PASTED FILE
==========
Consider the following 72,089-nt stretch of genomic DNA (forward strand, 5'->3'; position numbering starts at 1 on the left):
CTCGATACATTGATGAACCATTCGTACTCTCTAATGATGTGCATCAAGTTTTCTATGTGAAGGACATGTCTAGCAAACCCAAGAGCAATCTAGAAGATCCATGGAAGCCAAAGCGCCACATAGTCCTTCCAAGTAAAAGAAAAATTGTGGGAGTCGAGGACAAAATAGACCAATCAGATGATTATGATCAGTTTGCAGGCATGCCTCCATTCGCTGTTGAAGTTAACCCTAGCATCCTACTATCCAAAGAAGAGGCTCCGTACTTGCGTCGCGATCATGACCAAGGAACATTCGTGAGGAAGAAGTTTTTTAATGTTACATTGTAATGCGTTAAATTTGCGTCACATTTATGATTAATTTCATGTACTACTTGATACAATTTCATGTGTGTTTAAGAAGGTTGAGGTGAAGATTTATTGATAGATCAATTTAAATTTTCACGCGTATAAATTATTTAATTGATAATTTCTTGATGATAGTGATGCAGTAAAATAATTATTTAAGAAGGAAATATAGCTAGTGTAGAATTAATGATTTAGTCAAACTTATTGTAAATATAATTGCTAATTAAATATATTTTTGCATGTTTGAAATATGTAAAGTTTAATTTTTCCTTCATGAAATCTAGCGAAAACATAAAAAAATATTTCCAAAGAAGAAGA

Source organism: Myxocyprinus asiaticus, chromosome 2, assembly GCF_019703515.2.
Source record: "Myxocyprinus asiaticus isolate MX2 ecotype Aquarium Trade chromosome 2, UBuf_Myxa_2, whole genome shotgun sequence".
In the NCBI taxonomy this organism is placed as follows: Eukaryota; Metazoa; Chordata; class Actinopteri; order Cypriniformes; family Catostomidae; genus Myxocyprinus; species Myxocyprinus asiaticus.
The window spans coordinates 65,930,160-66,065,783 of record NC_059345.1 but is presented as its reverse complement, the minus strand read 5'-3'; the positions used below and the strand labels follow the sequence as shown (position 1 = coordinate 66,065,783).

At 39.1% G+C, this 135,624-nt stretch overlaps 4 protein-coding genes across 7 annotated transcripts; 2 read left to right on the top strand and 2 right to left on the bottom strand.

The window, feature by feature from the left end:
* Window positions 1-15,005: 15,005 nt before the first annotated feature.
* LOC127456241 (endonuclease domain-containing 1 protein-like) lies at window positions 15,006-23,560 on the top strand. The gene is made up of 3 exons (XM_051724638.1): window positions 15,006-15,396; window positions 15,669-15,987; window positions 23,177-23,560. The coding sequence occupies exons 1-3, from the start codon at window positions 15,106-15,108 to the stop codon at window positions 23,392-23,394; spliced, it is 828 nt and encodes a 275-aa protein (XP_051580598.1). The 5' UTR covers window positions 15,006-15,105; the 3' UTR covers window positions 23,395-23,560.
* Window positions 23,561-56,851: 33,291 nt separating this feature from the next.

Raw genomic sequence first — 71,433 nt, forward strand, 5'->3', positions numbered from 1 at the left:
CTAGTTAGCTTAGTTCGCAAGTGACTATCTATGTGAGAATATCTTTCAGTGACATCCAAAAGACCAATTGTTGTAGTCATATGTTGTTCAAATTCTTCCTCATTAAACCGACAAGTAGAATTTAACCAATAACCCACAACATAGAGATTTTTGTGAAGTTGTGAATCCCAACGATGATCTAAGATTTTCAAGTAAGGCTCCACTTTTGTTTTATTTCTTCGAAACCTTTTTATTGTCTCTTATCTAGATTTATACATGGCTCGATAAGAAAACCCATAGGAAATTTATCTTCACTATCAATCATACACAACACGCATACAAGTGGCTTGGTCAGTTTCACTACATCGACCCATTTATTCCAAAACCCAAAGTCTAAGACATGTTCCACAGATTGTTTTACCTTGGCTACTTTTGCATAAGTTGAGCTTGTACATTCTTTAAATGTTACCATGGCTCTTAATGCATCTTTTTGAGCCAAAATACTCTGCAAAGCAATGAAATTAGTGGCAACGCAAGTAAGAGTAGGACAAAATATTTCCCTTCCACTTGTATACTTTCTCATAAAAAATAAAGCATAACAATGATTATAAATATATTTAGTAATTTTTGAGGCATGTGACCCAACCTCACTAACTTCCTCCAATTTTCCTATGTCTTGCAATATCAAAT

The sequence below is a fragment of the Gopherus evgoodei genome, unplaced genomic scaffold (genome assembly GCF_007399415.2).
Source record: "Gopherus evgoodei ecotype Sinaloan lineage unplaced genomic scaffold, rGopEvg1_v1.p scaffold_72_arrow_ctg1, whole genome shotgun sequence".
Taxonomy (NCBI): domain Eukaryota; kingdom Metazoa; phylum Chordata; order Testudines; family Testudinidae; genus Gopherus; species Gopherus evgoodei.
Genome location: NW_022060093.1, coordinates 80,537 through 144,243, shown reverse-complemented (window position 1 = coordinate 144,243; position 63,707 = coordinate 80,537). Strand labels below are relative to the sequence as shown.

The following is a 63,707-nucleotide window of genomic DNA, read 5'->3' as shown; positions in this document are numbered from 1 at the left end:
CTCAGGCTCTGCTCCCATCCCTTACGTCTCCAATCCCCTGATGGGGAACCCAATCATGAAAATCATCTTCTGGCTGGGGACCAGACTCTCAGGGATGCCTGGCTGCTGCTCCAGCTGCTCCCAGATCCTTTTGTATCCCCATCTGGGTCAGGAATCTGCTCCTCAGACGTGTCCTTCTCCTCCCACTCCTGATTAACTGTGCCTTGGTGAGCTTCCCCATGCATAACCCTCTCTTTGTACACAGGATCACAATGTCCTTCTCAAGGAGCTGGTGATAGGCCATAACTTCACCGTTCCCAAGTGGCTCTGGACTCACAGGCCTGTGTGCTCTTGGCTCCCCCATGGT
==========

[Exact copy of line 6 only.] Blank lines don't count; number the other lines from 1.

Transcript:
The window spans coordinates 65,930,160-66,065,783 of record NC_059345.1 but is presented as its reverse complement, the minus strand read 5'-3'; the positions used below and the strand labels follow the sequence as shown (position 1 = coordinate 66,065,783).